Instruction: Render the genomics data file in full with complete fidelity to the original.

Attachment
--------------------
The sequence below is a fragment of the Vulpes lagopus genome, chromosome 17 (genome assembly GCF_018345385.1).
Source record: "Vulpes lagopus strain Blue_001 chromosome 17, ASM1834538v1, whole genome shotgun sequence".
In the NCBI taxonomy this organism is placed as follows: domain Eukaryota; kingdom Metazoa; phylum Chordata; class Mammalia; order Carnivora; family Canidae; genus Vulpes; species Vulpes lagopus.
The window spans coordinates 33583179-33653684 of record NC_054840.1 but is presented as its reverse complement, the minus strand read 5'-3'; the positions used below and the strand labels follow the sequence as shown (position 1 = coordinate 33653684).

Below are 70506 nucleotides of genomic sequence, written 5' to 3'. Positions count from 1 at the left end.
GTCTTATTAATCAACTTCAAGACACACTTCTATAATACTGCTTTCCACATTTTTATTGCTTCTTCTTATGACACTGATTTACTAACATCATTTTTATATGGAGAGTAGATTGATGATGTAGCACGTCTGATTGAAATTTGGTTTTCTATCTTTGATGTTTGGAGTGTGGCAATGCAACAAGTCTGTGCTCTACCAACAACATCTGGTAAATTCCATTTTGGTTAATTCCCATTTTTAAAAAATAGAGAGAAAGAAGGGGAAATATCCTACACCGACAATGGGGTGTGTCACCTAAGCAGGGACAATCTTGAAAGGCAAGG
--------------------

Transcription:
The sequence below is a fragment of the Vulpes lagopus genome, chromosome 17 (genome assembly GCF_018345385.1).
Source record: "Vulpes lagopus strain Blue_001 chromosome 17, ASM1834538v1, whole genome shotgun sequence".
In the NCBI taxonomy this organism is placed as follows: domain Eukaryota; kingdom Metazoa; phylum Chordata; class Mammalia; order Carnivora; family Canidae; genus Vulpes; species Vulpes lagopus.
The window spans coordinates 33583179-33653684 of record NC_054840.1 but is presented as its reverse complement, the minus strand read 5'-3'; the positions used below and the strand labels follow the sequence as shown (position 1 = coordinate 33653684).

Below are 70506 nucleotides of genomic sequence, written 5' to 3'. Positions count from 1 at the left end.
GTCTTATTAATCAACTTCAAGACACACTTCTATAATACTGCTTTCCACATTTTTATTGCTTCTTCTTATGACACTGATTTACTAACATCATTTTTATATGGAGAGTAGATTGATGATGTAGCACGTCTGATTGAAATTTGGTTTTCTATCTTTGATGTTTGGAGTGTGGCAATGCAACAAGTCTGTGCTCTACCAACAACATCTGGTAAATTCCATTTTGGTTAATTCCCATTTTTAAAAAATAGAGAGAAAGAAGGGGAAATATCCTACACCGACAATGGGGTGTGTCACCTAAGCAGGGACAATCTTGAAAGGCAAGG